On October 13th, the Office of the Provost and Executive Vice Chancellor announced the creation of the Institute for Social Sciences (ISS), led by director Joseph Dumit, professor of anthropology and science and technology studies at UC Davis. The new interdisciplinary research center will bring focus to the critical role of the social sciences in addressing the challenges of our rapidly changing society, according to Provost and Executive Vice Chancellor Ralph Hexter.
The Institute for Social Sciences will serve as an incubator of new ideas, and support collaborative research projects that reach across culture, class, social norms, politics, mobility, economics, values, technology, language, communication and history.
In an interview with UC Davis News, director Joe Dumit explained that the institute will tackle, among other issues, the explosion of new data from sources as varied as Twitter and neuroscience imaging techniques.
“Social scientists use data to learn empirically about the forces shaping our practices, our interactions, our knowledge and our decisions,” said Dumit. “We need new, interdisciplinary approaches to make the most of these types of data since today’s concrete problems don’t respect disciplinary lines.”
David Biale, director of the Davis Humanities Institute (DHI), welcomed the new institute and said he looks forward to future partnerships. The DHI and the ISS “have a common interest in promoting research by our faculty and graduate students as well as professionalization opportunities,” said Biale. The ISS and DHI plan to work together on projects that touch the overlapping interests of the humanities and social science, and the first concrete collaboration will be a dissertation workshop in April 2015.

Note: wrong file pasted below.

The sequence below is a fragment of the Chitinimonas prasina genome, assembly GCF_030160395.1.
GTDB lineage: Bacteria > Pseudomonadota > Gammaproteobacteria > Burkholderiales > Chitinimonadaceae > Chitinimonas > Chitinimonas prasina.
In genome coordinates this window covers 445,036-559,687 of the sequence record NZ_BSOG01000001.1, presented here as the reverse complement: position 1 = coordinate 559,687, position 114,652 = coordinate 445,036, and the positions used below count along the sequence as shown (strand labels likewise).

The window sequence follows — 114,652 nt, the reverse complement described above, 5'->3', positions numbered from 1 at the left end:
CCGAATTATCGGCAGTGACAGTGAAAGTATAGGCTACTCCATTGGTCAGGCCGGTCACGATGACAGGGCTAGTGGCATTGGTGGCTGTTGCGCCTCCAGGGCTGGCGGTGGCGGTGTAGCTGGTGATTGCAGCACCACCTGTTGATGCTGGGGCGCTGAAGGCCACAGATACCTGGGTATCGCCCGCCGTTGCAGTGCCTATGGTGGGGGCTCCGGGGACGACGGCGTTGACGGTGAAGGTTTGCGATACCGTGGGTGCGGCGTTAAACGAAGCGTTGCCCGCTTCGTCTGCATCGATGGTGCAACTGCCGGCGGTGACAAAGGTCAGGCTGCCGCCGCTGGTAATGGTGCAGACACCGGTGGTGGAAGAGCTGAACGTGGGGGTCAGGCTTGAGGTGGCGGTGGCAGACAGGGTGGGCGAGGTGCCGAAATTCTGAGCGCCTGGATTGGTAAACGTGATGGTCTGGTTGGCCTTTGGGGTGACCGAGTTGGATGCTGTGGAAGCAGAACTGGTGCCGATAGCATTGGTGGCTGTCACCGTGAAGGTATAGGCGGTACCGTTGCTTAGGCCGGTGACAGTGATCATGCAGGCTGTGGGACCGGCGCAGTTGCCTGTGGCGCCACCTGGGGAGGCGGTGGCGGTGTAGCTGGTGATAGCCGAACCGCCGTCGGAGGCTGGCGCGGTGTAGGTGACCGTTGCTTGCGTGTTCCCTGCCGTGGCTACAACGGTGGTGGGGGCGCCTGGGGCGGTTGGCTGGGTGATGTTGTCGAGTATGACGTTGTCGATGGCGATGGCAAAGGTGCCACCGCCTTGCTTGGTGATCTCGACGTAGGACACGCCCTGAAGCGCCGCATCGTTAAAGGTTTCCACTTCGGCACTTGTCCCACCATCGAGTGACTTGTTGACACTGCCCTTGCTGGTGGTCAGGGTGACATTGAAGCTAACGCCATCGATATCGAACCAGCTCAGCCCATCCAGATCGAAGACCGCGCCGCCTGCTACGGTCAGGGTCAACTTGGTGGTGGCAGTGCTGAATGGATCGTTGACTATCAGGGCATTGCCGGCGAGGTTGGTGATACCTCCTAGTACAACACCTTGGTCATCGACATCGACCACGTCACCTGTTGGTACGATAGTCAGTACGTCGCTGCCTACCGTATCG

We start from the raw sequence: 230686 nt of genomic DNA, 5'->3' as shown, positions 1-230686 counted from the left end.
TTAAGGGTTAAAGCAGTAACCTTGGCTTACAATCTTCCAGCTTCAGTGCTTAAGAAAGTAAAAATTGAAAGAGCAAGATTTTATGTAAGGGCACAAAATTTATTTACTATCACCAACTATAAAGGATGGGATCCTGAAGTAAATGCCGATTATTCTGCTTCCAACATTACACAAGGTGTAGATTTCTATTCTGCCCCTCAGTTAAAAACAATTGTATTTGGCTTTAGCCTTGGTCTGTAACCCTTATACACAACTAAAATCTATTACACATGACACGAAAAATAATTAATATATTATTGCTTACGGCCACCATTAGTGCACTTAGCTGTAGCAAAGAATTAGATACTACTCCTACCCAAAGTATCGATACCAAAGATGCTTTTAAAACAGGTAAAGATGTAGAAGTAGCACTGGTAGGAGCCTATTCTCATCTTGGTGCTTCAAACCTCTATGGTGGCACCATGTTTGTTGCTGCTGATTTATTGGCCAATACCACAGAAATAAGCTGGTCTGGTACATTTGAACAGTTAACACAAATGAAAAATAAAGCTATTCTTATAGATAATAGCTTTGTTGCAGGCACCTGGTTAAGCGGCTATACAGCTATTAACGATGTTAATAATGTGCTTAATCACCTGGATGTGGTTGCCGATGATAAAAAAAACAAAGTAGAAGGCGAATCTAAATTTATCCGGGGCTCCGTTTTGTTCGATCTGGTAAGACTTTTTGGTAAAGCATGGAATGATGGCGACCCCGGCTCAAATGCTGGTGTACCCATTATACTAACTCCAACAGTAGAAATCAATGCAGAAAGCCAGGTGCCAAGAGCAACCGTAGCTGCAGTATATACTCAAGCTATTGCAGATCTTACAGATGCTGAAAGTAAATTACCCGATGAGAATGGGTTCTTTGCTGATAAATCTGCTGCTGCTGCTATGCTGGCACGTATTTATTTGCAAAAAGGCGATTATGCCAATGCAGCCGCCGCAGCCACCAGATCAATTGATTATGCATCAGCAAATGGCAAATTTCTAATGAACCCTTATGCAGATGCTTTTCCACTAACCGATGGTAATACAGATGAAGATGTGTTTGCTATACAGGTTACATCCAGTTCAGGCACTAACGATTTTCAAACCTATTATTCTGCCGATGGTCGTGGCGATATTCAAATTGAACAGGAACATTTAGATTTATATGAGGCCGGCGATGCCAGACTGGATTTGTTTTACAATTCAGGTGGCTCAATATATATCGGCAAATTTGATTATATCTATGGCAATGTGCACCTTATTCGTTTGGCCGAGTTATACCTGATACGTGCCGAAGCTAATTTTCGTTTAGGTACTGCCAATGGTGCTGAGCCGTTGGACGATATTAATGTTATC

The ISS will expand the Social Science Data Service, which acquires and curates data on society, and make available this resource to researchers across the campus. The Institute will offer a social science perspective on creatively analyzing data.
Dumit’s own research investigates how science and medicine change the lives of consumers, patients, doctors, and scientists as the nature of facts and evidence change. Picturing Personhood: Brain Scans and Biomedical Identity (2004) and Drugs for Live: How Pharmaceutical Companies Define Our Health (2012) each challenge our understanding of the cultural ramifications of technology and of the very concepts used to define personhood or health.
The ISS will also be led by Assistant Director, Vicky Austin. Austin is responsible for overseeing the day-to-day operations and for assisting the director in determining the strategic direction of the Institute.
The Division of Social Sciences at UC Davis is the largest division in the College of Letters and Sciences and is home to more than 200 faculty members who serve 6,600 undergraduate majors and 500 graduate students. ISS plans to provide research seed funding, support graduate students, offer seminars, host campus events, and continue the Sheffrin Lecture on Public Policy, which since 2010 has brought top scholars to campus to present work on major issues in society.
Learn more about the Institute for Social Sciences at http://socialscience.ucdavis.edu/.
—Stephanie Maroney, DHI Graduate Student Researcher and doctoral candidate in Cultural Studies